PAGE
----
"The University of Michigan is deeply committed to creating a more diverse, equitable and inclusive campus environment," says Robert Sellers, vice provost for Equity & Inclusion and chief diversity officer, in an article on the university's website. "The Detroit Connector helps us break down existing barriers and better connect the Ann Arbor, Dearborn, and Detroit communities. By expanding service and opening it to the public, the Detroit Connector can improve access to the region's numerous research, academic and cultural opportunities."

[Read about what's next for the regional transit millage in SE Michigan]

There will be three stops along the route—Central Campus Transit Center in Ann Arbor, University of Michigan Detroit Center, and University of Michigan-Dearborn. Buses will depart from the Ann Arbor and Detroit locations several times per day, and have expanded hours on Friday and Saturday.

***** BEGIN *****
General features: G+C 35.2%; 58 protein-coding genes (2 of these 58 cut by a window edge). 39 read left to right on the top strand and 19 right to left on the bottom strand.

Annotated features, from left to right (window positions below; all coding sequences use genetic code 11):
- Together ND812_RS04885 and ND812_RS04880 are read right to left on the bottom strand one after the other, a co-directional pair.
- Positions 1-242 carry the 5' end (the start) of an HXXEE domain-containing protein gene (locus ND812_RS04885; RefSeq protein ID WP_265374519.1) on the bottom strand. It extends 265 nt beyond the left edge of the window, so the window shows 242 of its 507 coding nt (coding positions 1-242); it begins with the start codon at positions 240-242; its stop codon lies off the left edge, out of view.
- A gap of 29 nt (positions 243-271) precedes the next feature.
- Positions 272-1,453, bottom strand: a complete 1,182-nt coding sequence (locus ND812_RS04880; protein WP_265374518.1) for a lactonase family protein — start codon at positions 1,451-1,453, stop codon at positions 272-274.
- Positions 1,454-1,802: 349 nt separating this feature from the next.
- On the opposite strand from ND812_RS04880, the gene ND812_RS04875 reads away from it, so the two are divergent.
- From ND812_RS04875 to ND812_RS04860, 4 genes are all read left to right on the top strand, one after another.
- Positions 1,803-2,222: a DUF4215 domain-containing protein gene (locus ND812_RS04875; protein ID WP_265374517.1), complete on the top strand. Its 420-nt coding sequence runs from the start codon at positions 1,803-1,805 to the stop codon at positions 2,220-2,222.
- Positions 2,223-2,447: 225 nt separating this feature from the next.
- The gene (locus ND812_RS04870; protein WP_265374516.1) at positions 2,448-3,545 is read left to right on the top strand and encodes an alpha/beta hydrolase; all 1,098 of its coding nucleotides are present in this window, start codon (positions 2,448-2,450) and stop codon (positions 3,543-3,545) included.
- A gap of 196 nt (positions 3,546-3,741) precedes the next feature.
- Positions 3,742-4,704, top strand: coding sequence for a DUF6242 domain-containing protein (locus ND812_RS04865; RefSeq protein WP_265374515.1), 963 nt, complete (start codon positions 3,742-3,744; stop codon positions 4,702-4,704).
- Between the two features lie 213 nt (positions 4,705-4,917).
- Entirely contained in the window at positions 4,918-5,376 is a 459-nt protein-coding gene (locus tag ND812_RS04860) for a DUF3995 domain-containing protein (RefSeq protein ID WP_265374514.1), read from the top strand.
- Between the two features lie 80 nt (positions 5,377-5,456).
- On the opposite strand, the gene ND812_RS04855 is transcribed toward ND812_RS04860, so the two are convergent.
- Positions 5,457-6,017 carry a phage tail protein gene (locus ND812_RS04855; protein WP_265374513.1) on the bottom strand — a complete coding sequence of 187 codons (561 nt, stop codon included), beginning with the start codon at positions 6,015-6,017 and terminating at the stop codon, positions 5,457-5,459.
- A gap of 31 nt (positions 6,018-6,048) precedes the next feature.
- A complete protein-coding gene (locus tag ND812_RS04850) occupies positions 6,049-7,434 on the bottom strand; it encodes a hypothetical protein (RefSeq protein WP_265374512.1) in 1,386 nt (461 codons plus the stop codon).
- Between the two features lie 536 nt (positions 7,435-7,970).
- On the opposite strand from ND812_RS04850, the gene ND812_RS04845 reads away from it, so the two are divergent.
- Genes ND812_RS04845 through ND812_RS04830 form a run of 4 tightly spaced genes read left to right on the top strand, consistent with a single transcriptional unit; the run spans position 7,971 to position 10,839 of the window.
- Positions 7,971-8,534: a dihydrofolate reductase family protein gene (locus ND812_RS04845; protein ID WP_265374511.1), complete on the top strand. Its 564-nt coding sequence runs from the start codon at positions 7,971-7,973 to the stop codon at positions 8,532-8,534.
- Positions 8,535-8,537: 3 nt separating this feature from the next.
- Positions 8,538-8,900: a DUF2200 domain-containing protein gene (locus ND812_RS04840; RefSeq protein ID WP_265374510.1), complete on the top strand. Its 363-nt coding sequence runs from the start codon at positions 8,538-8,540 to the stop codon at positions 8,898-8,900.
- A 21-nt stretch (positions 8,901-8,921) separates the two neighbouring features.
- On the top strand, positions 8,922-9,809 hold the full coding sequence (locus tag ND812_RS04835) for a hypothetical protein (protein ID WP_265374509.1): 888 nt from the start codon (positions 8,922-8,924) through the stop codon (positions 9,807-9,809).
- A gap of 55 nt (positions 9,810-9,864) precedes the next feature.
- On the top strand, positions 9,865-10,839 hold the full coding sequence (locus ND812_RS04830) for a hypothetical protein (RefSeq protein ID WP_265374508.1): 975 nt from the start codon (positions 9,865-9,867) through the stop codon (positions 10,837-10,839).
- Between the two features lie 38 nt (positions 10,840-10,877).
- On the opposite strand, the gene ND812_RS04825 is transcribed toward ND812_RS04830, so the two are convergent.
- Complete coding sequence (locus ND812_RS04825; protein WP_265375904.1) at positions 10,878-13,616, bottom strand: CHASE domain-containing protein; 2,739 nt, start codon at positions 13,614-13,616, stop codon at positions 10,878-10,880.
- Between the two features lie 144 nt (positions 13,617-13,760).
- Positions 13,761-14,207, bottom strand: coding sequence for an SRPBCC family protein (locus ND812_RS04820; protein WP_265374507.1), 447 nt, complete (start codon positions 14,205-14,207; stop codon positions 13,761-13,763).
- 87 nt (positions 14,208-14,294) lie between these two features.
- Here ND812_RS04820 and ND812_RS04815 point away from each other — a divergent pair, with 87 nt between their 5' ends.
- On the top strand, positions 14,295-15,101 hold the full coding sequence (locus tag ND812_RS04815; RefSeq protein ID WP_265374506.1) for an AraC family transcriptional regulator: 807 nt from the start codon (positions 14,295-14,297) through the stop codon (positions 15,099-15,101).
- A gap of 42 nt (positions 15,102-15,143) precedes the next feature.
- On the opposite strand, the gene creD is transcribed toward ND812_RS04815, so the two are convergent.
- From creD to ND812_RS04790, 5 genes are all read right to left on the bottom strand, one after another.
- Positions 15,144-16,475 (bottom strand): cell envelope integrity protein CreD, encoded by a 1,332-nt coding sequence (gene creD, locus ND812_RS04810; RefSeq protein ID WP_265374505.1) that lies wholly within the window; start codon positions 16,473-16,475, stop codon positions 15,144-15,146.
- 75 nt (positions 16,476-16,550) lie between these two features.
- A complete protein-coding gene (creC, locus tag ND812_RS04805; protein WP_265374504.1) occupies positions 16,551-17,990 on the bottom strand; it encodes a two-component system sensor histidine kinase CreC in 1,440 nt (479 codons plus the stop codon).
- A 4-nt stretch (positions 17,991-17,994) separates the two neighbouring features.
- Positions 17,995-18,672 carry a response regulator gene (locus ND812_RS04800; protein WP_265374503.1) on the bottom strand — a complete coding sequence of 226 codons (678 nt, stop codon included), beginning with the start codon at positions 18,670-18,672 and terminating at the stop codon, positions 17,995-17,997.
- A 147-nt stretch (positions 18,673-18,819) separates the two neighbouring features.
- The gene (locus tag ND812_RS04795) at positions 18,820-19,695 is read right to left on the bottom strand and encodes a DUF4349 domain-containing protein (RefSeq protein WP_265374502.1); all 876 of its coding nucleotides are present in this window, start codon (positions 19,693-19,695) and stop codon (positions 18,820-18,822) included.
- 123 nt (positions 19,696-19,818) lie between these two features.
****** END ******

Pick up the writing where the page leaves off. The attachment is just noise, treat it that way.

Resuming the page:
The buses are equipped with WiFi, in-seat AC electrical outlets, and bike storage. 

One-way tickets will cost $8 for U-M affiliated riders and $10 for the general public (discounts for commuters are also available). Reservations can be made online. 

Detroit Sip in Live6 to celebrate long-awaited opening

When a brick and mortar business opens, it's always a cause for celebration. But in the case of Detroit Sip, a coffee shop on McNichols Road in the Live6 area, it's really a cause for celebration.

On Saturday, Nov. 18, Detroit Sip will celebrate its grand opening after a lengthy saga of trying to open its doors. Renovations have been completed for months, community and other events have been held there, and owner Jevona Watson has been working diligently to open. But red tape and other issues have held delayed that from happening until now. 

Watson even spoke to Model D back in February this year for a video (see above) on the coffee shop and its potential importance to the neighborhood. 

[Read more articles from our On the Ground series in Live6 and the North End]

With the recent groundbreaking of the nearby Ella Fitzgerald Park and construction underway next door at the new Live6 Alliance HQ, HomeBase, the coffee shop couldn't be opening at a better time.